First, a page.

We scoured the house from top to bottom, from the far corner of the Poo Woods to the dry lowlands in the yard. We opened drawers, looked behind bushes, inside appliances, under every blanket. And then we did it all again. Nada.
I tried this morning to get Ethan to remember where he last had Bunny. Between naptime and bedtime were the foggy areas, which was unfortunate. Things got worse when he told me, "Bunny my beth fliend." At that point I called Mom, who proceeded to ask the Lord to lead one of us to Bunny.
Two minutes later, I felt a jolt of inspiration. I realized that my first mistake was not thinking like a toddler. What would make sense to a toddler? I went immediately into the kitchen, walked over to the old, empty Diaper Genie waiting to go under the house for storage, opened the thing at the hinge, and Lo! Bunny was found.
* * *
An hour later, while Noah and I were cleaning up the messes we made while searching for Bunny, I realized Ethan was awfully quiet. Which means one of two things: He's pooping and doesn't want us to know, because we'll suggest doing it on the potty; or he's doing some other un-kosher thing, like shoving a taper candle into the kettle spout (true story).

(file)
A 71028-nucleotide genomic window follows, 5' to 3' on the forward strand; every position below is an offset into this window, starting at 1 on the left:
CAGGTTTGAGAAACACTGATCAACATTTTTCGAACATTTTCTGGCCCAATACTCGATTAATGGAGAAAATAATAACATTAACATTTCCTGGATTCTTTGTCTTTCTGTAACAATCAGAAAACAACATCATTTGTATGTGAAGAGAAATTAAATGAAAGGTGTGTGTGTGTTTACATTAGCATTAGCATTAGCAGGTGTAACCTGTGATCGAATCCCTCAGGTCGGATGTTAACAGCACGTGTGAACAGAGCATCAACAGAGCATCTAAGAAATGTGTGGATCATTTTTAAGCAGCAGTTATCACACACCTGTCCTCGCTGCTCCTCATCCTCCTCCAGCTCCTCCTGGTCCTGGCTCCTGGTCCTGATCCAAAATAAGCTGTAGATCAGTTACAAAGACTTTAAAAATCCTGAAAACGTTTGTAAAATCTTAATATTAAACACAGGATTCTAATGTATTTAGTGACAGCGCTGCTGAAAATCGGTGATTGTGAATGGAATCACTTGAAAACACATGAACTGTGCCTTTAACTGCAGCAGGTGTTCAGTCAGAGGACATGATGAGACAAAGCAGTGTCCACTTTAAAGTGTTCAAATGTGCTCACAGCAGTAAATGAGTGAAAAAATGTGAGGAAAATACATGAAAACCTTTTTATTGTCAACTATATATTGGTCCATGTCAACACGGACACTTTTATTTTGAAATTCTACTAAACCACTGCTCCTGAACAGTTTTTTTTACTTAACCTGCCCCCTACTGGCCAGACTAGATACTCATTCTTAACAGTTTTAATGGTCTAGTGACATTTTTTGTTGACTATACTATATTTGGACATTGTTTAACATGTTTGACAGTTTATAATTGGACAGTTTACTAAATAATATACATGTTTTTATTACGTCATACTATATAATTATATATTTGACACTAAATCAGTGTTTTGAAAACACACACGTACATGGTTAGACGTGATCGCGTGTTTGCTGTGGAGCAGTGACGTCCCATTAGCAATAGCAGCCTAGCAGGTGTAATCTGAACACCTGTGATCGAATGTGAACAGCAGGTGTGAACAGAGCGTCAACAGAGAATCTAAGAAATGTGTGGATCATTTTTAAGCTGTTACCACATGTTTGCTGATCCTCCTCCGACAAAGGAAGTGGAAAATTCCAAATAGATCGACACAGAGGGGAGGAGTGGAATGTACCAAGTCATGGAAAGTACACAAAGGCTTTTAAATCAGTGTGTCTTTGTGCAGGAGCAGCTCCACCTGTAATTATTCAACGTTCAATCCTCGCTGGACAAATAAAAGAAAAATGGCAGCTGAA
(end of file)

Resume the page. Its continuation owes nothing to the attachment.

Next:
We walked around the house, from room to room, asking "Ethan?" behind each freshly opened door. It didn't take long; our house is 1,100 square feet. He wasn't in our bedroom, or our closet, or our bathroom. He wasn't in the main bathroom, or his bedroom, or the office. The television, playing Muppet Treasure Island (his choice), broadcast its noise to nobody.
Our calls grew louder.
My first thought: He's lying somewhere, choking, and can't respond.
Noah went out the front door, I went out the back. He wasn't in the flower bed out front. He wasn't in the copse of trees at the top of the hill or hiding under the deck. He was gone.
My second thought: He's wandered out, and somebody has taken him.
"Ethan!" I was nearly screaming as I ran through my neighbor's backyard toward the road behind our house that led out of the neighborhood. Since I last saw him, it had been three minutes, maybe four. Less than 300 seconds, but I could feel life turning a direction I wasn't willing to go.
Then I heard Noah shout, "I found him!" I stopped and began walking the steep slope back down to our house. I lifted my hand to my forehead. I didn't want the neighbors to see me crying, to know I had lost my son, even for a few minutes. Noah led me into the house, down the hall and into Ethan's room, where he was lying on the floor in a pile of stuffed animals. He was hiding. He had covered himself up and hadn't made a peep.
When I saw him there on the floor, reclining in a plush bed of bears and frogs and rabbits as though the world was perfect, I sobbed. For what might have been.